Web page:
The Wilted Rose

Charting Labour meltdown 2007-2010

Tax cuts are essential for combating social breakdown

Fraser Nelson, writing in the most recent issue of The Spectator, observed that the Tories are seeking to focus on social policy, rather than the economy. The thinking behind this is that Labour’s opinion poll ratings are already sliding as its record for economic competence has been lost.

However, it would utterly foolish of an incoming Government not to tackle the economic problems that underlie much of the country’s social breakdown.

Tax cuts for lower-income workers, and abandoning the absurd commitment to sticking to Labour’s spending plans, are advocated by Tim Montgomerie in an excellent article in today’s Telegraph. Tim demonstrates again why he should be an MP, if not in 2010 then at least in 2014/15, and a future Cabinet Minister. His proposals should become Conservative policy.

Many public sector low-income workers (e.g. £13k a year), as trade unionist Mark Serowtka rightly pointed out last night on Newsnight, are suffering from rising prices and the impact of Bank of England interest rate policy on their mortgages, and are understandably demanding wage increases – possibly indicating a number of strikes. 

The danger is that high-tax statists could dictate the policy and preclude tax cuts in favour of increased public spending (and, therefore, by implication lower economic growth, real income and living standards), leading to a failure to get out of the economic morass that Brownian policy has created). There’s no point Osborne (or whoever the next Conservative Shadow Chancellor is) becoming another Alistair Darling.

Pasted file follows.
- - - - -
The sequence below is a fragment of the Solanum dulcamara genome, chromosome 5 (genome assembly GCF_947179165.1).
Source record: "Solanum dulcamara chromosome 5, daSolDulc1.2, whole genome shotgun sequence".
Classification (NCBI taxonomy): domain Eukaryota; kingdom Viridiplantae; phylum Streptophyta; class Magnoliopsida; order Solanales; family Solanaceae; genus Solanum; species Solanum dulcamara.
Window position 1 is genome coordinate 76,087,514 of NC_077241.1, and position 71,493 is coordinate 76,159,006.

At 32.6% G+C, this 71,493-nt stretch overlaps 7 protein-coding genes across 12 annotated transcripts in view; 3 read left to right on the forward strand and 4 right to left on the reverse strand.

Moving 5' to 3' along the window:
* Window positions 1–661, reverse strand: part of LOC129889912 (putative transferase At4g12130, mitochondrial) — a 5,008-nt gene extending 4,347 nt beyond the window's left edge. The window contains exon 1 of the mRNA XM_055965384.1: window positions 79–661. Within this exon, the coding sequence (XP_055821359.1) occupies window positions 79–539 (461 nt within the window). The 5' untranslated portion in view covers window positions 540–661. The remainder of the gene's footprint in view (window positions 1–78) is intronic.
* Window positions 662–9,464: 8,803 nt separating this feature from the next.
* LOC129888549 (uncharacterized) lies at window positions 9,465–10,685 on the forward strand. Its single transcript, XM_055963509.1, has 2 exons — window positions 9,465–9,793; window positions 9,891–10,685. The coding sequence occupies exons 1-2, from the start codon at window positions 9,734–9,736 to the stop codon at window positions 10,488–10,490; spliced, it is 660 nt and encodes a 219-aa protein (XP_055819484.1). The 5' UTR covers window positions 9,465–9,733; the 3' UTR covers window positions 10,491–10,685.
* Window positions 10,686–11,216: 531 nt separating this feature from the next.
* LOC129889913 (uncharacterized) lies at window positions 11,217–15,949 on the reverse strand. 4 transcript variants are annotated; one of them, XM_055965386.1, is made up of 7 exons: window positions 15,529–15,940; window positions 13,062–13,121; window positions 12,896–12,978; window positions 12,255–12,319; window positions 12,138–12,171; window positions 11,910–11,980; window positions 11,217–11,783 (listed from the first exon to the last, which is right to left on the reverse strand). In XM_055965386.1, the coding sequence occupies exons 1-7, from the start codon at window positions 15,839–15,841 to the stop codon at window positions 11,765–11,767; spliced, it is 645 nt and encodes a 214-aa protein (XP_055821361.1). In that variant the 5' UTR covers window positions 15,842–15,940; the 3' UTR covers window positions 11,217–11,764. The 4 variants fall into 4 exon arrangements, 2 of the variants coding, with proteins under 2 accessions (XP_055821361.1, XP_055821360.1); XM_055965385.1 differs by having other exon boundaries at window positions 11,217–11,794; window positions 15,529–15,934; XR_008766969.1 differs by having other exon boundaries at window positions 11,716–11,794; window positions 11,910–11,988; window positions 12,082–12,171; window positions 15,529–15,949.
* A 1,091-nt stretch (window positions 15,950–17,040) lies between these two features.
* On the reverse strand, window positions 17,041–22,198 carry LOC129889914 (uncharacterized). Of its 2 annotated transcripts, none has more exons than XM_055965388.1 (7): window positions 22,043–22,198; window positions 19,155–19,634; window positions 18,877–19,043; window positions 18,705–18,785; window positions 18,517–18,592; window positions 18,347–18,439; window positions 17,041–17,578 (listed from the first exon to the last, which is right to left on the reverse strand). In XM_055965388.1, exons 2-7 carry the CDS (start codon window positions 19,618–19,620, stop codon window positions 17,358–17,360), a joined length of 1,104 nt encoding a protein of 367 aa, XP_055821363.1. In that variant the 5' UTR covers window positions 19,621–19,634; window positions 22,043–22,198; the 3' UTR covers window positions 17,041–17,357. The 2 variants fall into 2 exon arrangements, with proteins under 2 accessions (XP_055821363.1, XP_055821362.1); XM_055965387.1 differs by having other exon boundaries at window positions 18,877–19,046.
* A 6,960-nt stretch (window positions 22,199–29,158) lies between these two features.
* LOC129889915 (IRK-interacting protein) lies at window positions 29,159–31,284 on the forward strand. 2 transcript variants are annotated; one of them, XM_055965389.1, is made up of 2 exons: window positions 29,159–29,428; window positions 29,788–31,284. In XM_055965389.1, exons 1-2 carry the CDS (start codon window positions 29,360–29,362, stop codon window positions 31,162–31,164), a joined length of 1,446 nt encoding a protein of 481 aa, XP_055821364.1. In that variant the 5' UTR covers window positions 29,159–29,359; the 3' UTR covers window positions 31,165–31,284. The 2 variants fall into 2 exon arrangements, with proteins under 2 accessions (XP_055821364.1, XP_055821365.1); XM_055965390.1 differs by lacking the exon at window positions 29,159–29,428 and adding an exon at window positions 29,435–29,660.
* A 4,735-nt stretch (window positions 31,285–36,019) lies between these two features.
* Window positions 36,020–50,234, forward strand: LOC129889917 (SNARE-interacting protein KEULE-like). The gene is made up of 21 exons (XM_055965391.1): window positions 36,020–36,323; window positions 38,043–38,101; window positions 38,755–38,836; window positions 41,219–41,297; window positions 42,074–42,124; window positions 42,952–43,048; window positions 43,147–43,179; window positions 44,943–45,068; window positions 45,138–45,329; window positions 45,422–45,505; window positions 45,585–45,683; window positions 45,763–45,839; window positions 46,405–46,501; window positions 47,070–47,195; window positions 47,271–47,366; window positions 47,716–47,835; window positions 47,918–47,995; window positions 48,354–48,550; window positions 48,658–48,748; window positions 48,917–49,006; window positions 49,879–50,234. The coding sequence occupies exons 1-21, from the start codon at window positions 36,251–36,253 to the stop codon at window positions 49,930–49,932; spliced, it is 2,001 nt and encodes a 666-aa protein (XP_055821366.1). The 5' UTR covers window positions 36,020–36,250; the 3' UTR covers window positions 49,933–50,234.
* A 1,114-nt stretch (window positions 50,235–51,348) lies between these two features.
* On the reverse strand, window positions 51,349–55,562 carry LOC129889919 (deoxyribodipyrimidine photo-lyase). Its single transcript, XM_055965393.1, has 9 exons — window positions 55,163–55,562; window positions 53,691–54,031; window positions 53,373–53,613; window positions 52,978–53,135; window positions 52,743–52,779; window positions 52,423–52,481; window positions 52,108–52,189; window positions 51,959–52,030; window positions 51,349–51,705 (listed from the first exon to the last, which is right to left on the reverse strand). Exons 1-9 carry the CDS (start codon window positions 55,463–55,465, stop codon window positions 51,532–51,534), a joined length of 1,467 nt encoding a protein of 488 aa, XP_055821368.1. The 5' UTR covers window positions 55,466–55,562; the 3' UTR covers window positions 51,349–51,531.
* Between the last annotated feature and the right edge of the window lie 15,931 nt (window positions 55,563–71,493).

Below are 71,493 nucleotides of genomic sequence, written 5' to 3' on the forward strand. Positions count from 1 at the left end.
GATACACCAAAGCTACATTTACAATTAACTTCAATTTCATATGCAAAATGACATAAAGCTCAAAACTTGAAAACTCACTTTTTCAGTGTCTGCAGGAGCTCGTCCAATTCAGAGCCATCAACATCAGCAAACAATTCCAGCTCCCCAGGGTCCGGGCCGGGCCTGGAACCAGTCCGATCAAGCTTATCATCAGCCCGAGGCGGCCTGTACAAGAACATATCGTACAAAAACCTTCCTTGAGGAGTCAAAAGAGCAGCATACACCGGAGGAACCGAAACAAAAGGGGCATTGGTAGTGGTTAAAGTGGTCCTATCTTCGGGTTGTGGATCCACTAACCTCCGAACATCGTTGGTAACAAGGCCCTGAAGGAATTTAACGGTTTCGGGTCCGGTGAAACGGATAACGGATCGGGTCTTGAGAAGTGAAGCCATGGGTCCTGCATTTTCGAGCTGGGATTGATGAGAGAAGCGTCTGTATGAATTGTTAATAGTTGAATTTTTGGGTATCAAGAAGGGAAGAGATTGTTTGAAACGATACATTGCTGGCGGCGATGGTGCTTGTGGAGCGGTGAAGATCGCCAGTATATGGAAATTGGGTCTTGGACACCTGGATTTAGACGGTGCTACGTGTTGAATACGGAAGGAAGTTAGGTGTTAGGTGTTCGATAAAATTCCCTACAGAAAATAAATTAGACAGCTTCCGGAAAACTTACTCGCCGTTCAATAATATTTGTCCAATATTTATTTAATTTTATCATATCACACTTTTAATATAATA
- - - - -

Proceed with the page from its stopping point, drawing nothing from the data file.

For some of the more stupid Tories, ruling out tax cuts is similar to Blair’s Clause 4 moment on public ownership. However, the key difference is that Labour was wrong supporting public ownership and renationalisation; tax cuts are morally right.

Tax cuts would not only ease the burden on low-income workers, but it would incentivise British people (whatever their ethnic group) who are currently living on benefits to start working.

Creating a new culture of work in areas of ‘worklessness’ or high unemployment can only help to reverse social breakdown. Economic policy, and taxation policy in particular, are inextricably linked with social policy.

Tax cuts could be the incentivising ‘carrot’, that would be more effective than a ‘stick’ approach to forcing people into work.

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19 June, 2008 - Posted by | betrayal, economy, Gordon Brown, Labour Party, politics, social breakdown, taxation | , ,

1 Comment »

  1. Tim’s policy should indeed become Conservative Party policy. I’m sure you have thought the same though. If you had a chance to start again and set-up a new tax and welfare system, you would never do it the way it is done now. I think Gordon Brown is the only person in this country who thinks tax credits work. I feel a blog post coming on.

    Comment by Andrew Allison | 19 June, 2008 | Reply


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